They warn that farmers will have to adapt or face the prospect of shuttering their businesses.
“The honest message … is that not all farmers can continue their business,” and those who do will likely have to farm differently, the government said in a statement this month as it unveiled emission reduction targets.
Livestock produce ammonia in their urine and faeces. The government in the past has called on farmers to use feed for their animals that contains less protein as a way of reducing ammonia emissions. The problem is compounded in the Netherlands, which is known for its intensive farming practices, with large numbers of livestock kept on small areas of land.
It is not only farmers being targeted.
In the past, the government also has cut the national maximum speed limit on highways from 130 kilometres per hour to 100 kilometres per hour during the day as a way of reducing nitrogen oxide created by vehicle engines.
As tractors gathered outside the parliament building in June, Netherlands’ prime minister Mark Rutte said farmers have the right to protest but not to break the law.
“Freedom of speech and the right to demonstrate are a vital part of our democratic society, and I will always defend them,” Rutte said. “But … it is not acceptable to create dangerous situations, it is not acceptable to intimidate officials, we will never accept that.”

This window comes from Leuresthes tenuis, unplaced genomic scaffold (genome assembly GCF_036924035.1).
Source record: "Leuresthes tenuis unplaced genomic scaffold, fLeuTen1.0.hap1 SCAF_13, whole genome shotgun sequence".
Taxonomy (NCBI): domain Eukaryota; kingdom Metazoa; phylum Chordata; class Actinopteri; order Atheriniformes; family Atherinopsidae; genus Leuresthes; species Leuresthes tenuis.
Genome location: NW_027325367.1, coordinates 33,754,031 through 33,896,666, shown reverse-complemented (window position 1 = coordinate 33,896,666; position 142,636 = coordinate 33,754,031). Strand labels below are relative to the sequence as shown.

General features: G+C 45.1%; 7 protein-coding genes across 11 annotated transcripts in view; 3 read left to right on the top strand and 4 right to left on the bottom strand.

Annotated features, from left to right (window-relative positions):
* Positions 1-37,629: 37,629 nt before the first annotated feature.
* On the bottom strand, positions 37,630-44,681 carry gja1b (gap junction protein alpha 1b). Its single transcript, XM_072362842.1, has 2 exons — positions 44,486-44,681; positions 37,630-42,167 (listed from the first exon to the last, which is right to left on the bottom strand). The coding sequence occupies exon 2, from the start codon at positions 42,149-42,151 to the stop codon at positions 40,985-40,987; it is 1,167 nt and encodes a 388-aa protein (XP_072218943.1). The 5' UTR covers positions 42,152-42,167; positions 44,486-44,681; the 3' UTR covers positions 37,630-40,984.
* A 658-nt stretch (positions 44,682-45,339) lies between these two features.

What are the nature areas that are threatened?
The government has published a map with reduction targets across the country based on proximity to areas designated as part of the EU’s Natura 2000 network of vulnerable and endangered plant and animal habitats.
There are Natura 2000 sites across the 27 member states, covering 18 per cent of the bloc’s land area and 8 per cent of its marine territory.
On its website, the European Commission says conservation and sustainable use of Natura 200 areas is “largely centred on people working with nature rather than against it. However, Member States must ensure that the sites are managed in a sustainable manner, both ecologically and economically.”
Dutch farmers argue that other EU countries are not clamping down on the agricultural industry as hard as the Netherlands.
During a protest, a group of farmers at a Dutch Natura 2000 region near the German border put up flags and a “Welcome to Germany” sign to symbolically make it part of the neighbouring country.
How important is agriculture to the Dutch economy?
Agriculture — from dairy farming to growing crops in fields and greenhouses — is a significant part of the Dutch economy.
According to a national farming lobby group, LTO, there are nearly 54,000 agricultural businesses in the Netherlands with exports totalling 94.5 billion euros in 2019.
With inputs from agencies